Secrets of the Royal Bedchamber Back

This exhibition about Baroque state beds and the rituals of the royal bedchambers of the British court has an unnecessarily sensationalist title, but displays and contextualises a number of extraordinary objects and royal customs. It was curated by Sebastian Edwards and is located in a sequence of rooms in Mary II’s Apartments in the Baroque wing of Hampton Court, designed by Sir Christopher Wren, and John Vanbrugh’s Prince of Wales’s Apartments. All of the state beds on display have undergone extensive conservation and restoration in recent decades. The visitor is introduced to the exhibition with large upright panels shouting its themes (Death! Birth! Sex!) at the bottom of the Queen’s Staircase, together with a piece of contemporary art suspended from the ceiling, which, according to Historic Royal Palaces’ website is a ‘fresh contemporary twist to the core principles of the Baroque aesthetics’. The exhibition was designed by the brand consultancy Universal Design Studio, who, while attempting to complement the Baroque splendour of the subject and physical space of the exhibition, at times run the risk of overpowering or distracting from the quality and exquisiteness of the objects. For example, one wonders whether the funds for large shiny signs with huge lettering to introduce the exhibition, or elaborate audio-visual effects (presumably implemented to create ‘atmosphere’) would not have been better spent on more loan objects, or indeed a catalogue.

The first room of the exhibition is filled with large thick mattresses. Visitors are invited to lie down on these and watch an impressionistic film projected onto the ceiling that introduces themes, stories and images from the exhibition. This may not be to everybody’s taste, but there is no doubt that this is an effective, if radical, way of getting a younger audience, including children, hooked on complex historical subjects and objects. Given that Hampton Court is a popular family destination, it is understandable that any exhibition design has to take into account a wide range of visitor types. However, some visitors might appreciate a more informative leaflet or brochure. The one that is available is very basic, containing little more than images of the exhibition layout. An exhibition catalogue was not produced.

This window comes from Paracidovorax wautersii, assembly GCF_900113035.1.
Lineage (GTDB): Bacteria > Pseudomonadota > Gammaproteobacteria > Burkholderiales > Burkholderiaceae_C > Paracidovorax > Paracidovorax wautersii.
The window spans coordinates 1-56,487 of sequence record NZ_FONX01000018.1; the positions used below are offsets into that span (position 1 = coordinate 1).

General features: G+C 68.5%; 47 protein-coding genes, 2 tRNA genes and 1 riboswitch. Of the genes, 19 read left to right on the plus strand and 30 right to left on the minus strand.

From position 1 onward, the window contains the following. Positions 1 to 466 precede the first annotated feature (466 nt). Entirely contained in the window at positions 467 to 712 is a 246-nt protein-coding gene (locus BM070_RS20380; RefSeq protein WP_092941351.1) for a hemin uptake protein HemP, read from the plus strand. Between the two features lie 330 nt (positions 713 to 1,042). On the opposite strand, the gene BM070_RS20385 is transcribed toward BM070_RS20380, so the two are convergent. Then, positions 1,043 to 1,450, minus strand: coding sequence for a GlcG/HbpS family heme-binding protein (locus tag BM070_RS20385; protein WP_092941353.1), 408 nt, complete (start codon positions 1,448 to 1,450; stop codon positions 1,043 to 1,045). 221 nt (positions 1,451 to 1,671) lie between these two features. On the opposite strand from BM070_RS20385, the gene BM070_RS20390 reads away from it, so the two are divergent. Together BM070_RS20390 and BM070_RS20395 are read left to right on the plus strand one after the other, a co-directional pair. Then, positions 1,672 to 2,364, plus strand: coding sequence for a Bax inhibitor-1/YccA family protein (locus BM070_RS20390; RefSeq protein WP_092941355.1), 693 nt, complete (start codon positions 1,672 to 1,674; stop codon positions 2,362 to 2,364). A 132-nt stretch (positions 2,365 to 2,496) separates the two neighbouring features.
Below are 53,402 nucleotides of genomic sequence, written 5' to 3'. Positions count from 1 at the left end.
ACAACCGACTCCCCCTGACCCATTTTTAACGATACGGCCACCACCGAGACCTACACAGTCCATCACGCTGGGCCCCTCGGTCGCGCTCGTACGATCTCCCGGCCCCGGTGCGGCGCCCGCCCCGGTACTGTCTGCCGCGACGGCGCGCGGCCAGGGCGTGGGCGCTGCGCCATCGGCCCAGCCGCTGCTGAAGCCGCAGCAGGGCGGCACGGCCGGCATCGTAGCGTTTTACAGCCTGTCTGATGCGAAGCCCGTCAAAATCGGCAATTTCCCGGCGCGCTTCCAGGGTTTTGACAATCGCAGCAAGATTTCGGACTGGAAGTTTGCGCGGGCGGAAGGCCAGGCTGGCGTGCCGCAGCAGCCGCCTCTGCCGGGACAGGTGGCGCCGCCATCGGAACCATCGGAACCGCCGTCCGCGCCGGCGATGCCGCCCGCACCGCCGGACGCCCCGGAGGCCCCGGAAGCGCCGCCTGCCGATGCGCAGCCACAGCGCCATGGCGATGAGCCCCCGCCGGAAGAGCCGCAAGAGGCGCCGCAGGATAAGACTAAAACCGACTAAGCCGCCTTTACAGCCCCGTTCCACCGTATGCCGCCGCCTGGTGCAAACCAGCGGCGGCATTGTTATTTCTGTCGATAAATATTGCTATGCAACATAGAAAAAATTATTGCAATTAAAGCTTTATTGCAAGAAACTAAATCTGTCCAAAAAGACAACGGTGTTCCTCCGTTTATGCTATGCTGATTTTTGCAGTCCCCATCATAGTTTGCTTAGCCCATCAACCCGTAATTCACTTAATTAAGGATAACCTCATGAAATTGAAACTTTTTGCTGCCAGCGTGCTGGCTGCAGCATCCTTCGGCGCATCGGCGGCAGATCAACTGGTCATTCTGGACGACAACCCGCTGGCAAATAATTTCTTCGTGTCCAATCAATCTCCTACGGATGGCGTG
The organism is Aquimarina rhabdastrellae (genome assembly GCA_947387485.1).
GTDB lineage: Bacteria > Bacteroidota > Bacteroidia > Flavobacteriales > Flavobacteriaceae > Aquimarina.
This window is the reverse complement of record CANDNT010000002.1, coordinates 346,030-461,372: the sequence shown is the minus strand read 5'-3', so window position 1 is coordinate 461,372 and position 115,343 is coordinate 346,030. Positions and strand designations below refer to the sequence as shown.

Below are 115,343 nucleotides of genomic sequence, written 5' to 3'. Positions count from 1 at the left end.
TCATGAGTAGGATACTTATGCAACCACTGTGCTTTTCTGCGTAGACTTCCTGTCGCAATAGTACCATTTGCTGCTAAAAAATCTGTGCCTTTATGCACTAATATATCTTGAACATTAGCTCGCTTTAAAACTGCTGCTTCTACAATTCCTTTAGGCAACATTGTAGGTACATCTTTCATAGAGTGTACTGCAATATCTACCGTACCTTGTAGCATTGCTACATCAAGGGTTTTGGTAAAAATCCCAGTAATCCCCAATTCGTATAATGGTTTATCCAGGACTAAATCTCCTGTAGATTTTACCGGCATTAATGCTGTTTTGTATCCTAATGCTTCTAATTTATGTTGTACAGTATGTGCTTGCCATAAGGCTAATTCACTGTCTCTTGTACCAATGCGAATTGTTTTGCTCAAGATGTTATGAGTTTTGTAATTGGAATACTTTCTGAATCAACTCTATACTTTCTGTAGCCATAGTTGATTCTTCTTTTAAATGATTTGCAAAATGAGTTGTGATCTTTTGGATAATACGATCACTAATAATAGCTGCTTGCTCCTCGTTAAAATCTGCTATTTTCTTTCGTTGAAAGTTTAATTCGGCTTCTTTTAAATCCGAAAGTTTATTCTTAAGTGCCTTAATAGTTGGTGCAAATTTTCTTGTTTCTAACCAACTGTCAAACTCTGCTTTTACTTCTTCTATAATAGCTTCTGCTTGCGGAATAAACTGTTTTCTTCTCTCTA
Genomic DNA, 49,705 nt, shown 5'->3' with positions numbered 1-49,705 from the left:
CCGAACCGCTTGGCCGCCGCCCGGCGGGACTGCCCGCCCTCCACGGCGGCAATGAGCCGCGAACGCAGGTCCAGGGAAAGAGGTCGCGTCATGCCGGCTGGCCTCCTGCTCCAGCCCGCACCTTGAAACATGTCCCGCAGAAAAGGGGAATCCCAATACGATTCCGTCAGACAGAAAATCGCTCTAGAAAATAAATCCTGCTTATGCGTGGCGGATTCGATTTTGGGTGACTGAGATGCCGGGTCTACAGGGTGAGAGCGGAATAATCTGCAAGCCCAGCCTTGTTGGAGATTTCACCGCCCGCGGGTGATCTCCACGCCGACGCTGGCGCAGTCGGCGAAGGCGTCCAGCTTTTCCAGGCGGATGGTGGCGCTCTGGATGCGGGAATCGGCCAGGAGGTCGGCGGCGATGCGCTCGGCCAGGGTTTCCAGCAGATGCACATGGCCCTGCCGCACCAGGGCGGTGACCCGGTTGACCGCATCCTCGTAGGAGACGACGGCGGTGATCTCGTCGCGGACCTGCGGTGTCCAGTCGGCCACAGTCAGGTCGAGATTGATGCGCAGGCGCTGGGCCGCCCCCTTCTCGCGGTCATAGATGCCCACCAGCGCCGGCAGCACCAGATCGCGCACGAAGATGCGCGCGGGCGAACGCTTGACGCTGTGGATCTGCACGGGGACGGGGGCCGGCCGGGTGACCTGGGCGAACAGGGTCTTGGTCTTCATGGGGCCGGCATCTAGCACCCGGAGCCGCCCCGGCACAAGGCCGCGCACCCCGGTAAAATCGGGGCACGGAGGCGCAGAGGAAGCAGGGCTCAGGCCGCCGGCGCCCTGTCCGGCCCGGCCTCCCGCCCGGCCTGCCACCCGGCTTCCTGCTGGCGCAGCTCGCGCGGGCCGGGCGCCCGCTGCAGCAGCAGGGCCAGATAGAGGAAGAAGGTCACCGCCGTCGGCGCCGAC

The second room contains an impressive set of objects related to the theme of royal bedchambers and the rituals associated with them, all displayed in purpose-built cases placed diagonally in the room. It is never easy to incorporate contemporary display cases into historic interiors, but here it works well, with the visitor wandering through the room as if window shopping for curious and beautiful items, perfectly lit and their significance briefly but succinctly explained on labels. William III’s close stool, dating from around 1700 and upholstered in crimson Genoa velvet, deserves special mention, as it is unique in surviving in its original location. The accompanying text explains the contrast between this most intimate space of the palace and the very public space that was the ceremonial state bedchamber. Still, the king would not have been alone in his stool closet. His closest servant, the ‘Groom of the Stool’, was in attendance during the intimate moments of using this luxurious if impractical toilet.

The exhibition is particularly successful in relating many of the objects and stories to the servants who would have been working at court and culminates in an extraordinary larger-than-life painted portrait of domestic servant Bridget Holmes, the ‘necessary woman’ to James II and William III. Depicting one of the longest serving servants in royal history, this portrait was probably commissioned by James II and shows Holmes in her working clothes, aged 96. Apart from other duties, a necessary woman would have had to empty the king’s chamber pot. A rare surviving example of a silver chamberpot is also displayed, made for an earl in 1731, and on loan from Ham House. Its design is simple and functional, but the precious material and quality of manufacture reflects the wealth and magnificence of its owner.